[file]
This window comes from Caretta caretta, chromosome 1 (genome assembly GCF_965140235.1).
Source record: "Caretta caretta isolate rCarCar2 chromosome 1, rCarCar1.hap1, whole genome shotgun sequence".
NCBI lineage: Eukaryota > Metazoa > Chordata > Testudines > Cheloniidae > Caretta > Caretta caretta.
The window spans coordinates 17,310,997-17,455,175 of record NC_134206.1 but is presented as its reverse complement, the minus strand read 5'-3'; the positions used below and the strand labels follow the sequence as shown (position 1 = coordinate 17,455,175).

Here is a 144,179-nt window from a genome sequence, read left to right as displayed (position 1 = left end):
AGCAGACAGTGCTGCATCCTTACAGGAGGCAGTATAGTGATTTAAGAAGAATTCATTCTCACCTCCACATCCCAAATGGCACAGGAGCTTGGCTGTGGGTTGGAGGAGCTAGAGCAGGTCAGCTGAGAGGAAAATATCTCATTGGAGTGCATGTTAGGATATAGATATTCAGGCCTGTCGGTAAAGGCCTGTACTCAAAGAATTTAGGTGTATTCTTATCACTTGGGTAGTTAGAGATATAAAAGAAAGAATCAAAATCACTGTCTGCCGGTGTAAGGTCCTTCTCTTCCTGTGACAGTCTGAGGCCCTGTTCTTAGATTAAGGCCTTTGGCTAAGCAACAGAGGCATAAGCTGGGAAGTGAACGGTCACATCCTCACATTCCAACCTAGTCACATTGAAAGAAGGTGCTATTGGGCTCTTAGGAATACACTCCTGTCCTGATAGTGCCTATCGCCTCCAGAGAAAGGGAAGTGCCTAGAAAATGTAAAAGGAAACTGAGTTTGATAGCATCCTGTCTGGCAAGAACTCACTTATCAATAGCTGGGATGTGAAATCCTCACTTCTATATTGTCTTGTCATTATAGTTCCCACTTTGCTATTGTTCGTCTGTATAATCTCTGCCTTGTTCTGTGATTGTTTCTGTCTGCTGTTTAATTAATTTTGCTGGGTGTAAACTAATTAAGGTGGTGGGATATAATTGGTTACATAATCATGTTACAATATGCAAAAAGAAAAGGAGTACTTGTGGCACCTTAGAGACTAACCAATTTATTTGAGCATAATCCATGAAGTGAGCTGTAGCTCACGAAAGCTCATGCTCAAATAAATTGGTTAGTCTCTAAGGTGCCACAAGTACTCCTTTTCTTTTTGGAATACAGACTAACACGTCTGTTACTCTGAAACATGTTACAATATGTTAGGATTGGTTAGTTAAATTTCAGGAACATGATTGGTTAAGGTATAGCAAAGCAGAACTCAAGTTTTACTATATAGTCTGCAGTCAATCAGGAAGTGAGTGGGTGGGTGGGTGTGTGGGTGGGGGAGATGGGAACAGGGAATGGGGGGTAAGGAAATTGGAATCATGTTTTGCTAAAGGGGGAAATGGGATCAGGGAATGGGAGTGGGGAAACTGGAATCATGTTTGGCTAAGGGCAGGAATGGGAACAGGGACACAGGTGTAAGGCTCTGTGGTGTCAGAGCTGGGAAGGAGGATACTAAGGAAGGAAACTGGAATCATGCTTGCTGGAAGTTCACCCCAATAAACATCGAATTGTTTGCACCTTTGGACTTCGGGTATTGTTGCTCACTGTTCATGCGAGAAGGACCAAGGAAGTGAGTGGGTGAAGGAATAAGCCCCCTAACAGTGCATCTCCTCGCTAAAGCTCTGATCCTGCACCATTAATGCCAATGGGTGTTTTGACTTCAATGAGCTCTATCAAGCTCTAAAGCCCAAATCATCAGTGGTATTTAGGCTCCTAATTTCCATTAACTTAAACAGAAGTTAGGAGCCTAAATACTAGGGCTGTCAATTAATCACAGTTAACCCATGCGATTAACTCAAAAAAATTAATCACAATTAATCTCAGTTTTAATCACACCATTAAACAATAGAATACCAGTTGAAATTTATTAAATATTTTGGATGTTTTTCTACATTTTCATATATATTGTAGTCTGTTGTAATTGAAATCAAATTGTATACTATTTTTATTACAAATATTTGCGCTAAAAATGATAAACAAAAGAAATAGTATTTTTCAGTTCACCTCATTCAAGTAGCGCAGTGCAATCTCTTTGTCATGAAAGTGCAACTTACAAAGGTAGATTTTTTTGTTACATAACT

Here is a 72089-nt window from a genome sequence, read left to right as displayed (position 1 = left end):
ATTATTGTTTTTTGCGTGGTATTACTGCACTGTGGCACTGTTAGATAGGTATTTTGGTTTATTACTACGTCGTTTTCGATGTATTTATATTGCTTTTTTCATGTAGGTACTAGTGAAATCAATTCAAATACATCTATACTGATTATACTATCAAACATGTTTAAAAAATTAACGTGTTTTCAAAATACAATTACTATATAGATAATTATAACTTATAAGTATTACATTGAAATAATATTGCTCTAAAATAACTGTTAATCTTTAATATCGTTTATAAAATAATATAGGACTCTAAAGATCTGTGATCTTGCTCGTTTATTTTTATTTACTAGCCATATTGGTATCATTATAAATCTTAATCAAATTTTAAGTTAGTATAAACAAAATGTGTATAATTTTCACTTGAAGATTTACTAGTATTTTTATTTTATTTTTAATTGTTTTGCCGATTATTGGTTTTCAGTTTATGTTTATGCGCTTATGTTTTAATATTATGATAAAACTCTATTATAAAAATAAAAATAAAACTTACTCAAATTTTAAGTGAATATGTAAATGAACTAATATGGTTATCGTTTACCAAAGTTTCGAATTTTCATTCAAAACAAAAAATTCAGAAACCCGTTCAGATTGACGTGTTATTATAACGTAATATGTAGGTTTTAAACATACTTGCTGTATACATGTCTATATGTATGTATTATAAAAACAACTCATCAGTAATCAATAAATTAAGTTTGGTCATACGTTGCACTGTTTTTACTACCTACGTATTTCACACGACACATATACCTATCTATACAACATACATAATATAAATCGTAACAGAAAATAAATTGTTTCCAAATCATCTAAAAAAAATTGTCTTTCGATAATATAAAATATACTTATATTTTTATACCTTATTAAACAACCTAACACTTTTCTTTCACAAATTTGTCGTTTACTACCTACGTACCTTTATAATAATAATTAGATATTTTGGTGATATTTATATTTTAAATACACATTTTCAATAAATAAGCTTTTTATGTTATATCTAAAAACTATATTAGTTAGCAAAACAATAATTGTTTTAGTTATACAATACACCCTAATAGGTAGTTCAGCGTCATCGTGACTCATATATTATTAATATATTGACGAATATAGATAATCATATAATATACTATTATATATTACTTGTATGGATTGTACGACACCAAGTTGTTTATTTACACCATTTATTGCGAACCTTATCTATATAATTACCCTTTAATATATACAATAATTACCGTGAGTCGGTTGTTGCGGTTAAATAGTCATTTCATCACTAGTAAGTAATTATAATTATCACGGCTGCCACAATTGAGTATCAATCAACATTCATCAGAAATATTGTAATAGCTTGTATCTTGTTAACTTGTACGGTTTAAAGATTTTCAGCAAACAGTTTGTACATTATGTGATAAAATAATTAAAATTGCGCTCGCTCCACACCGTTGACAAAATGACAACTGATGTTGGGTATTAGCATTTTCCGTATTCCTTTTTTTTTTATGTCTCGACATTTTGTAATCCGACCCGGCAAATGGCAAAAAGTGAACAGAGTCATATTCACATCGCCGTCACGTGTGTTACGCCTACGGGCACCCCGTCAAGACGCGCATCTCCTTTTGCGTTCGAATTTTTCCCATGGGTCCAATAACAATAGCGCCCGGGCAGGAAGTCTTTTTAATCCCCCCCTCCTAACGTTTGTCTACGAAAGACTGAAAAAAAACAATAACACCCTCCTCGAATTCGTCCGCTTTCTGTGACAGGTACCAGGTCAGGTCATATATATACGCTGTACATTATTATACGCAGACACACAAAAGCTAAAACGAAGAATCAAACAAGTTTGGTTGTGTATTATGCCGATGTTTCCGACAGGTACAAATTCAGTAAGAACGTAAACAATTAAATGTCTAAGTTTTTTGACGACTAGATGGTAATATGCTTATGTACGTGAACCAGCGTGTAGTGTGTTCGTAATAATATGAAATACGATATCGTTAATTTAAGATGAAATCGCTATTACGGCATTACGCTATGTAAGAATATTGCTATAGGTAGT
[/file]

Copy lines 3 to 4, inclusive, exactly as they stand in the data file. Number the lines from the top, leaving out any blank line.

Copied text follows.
NCBI lineage: Eukaryota > Metazoa > Chordata > Testudines > Cheloniidae > Caretta > Caretta caretta.
The window spans coordinates 17,310,997-17,455,175 of record NC_134206.1 but is presented as its reverse complement, the minus strand read 5'-3'; the positions used below and the strand labels follow the sequence as shown (position 1 = coordinate 17,455,175).